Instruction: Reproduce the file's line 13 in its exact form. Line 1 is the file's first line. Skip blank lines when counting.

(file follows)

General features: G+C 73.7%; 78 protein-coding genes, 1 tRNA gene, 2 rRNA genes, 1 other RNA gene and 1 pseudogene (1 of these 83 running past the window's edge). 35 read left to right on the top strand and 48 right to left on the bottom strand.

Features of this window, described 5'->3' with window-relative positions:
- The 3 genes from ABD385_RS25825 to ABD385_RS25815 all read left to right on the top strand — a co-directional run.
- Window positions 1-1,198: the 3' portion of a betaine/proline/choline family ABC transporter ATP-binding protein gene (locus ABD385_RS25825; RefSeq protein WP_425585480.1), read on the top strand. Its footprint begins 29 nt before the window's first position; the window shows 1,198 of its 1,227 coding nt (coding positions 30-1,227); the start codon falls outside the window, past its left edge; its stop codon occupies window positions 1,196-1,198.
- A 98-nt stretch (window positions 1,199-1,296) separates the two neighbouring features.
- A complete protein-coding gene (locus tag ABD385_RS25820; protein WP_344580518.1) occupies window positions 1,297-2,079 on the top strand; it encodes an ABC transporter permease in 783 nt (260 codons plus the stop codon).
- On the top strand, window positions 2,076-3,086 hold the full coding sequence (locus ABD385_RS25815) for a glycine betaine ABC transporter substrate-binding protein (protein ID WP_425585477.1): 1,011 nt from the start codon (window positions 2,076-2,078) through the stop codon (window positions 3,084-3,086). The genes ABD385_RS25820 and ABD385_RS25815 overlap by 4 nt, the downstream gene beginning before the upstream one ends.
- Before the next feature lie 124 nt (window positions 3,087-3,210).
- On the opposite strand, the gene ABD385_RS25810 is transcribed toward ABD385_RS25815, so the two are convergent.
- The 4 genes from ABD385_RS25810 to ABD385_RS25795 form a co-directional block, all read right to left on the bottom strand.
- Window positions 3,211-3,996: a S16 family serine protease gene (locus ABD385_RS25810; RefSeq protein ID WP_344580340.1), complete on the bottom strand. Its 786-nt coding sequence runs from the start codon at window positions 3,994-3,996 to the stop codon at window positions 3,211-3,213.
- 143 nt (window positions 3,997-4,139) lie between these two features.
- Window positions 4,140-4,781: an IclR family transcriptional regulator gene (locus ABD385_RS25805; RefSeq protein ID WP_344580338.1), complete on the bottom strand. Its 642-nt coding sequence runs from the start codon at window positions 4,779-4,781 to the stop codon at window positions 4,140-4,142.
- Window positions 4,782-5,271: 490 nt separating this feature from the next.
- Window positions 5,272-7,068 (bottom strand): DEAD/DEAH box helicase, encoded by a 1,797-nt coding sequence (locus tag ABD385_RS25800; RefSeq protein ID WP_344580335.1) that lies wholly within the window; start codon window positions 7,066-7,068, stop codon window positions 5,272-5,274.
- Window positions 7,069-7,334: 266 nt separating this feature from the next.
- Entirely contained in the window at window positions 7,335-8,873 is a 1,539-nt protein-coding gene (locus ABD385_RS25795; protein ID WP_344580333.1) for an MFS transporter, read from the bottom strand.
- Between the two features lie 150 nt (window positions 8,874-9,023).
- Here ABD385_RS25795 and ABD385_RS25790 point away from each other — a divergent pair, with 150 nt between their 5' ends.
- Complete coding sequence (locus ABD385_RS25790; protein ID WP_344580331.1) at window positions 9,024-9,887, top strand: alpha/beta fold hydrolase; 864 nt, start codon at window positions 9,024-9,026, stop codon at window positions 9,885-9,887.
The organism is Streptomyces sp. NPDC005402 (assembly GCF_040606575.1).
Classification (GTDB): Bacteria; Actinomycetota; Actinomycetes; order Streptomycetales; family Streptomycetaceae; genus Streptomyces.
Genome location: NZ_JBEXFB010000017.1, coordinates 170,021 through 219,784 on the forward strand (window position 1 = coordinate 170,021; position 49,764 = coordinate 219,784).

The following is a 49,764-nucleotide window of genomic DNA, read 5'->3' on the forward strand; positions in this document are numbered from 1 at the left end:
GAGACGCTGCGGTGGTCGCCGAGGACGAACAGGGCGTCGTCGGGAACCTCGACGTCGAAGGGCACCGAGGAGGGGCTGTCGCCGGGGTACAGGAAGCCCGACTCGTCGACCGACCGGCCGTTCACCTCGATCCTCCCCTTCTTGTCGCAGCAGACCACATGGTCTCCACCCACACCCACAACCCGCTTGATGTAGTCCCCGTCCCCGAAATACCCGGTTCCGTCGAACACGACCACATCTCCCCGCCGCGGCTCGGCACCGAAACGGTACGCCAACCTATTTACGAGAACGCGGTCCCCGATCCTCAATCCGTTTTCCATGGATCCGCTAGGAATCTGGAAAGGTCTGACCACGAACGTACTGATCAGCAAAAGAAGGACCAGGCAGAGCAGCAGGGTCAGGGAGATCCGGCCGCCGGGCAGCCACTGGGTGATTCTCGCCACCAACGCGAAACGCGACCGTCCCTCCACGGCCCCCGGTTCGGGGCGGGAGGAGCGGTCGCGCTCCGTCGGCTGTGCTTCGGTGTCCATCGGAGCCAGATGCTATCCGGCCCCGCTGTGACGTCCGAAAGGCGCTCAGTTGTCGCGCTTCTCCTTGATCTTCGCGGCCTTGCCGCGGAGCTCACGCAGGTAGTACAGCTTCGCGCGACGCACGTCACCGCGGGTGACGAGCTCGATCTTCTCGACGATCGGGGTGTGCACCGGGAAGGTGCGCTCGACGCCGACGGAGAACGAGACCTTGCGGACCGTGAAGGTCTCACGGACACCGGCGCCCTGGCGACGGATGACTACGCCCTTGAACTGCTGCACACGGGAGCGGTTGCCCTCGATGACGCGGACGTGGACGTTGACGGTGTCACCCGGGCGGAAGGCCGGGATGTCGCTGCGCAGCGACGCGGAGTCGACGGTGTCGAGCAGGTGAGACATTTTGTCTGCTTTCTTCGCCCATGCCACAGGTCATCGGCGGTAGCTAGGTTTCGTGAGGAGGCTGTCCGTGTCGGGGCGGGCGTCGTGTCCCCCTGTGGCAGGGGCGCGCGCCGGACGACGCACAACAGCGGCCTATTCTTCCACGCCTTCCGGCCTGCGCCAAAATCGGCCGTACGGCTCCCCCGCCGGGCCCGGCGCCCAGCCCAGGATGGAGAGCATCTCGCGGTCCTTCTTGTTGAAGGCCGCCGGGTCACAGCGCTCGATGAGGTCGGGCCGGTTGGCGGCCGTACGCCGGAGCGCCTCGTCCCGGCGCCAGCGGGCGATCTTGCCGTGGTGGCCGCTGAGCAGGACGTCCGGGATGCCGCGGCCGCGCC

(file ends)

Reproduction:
- Window positions 4,140-4,781: an IclR family transcriptional regulator gene (locus ABD385_RS25805; RefSeq protein ID WP_344580338.1), complete on the bottom strand. Its 642-nt coding sequence runs from the start codon at window positions 4,779-4,781 to the stop codon at window positions 4,140-4,142.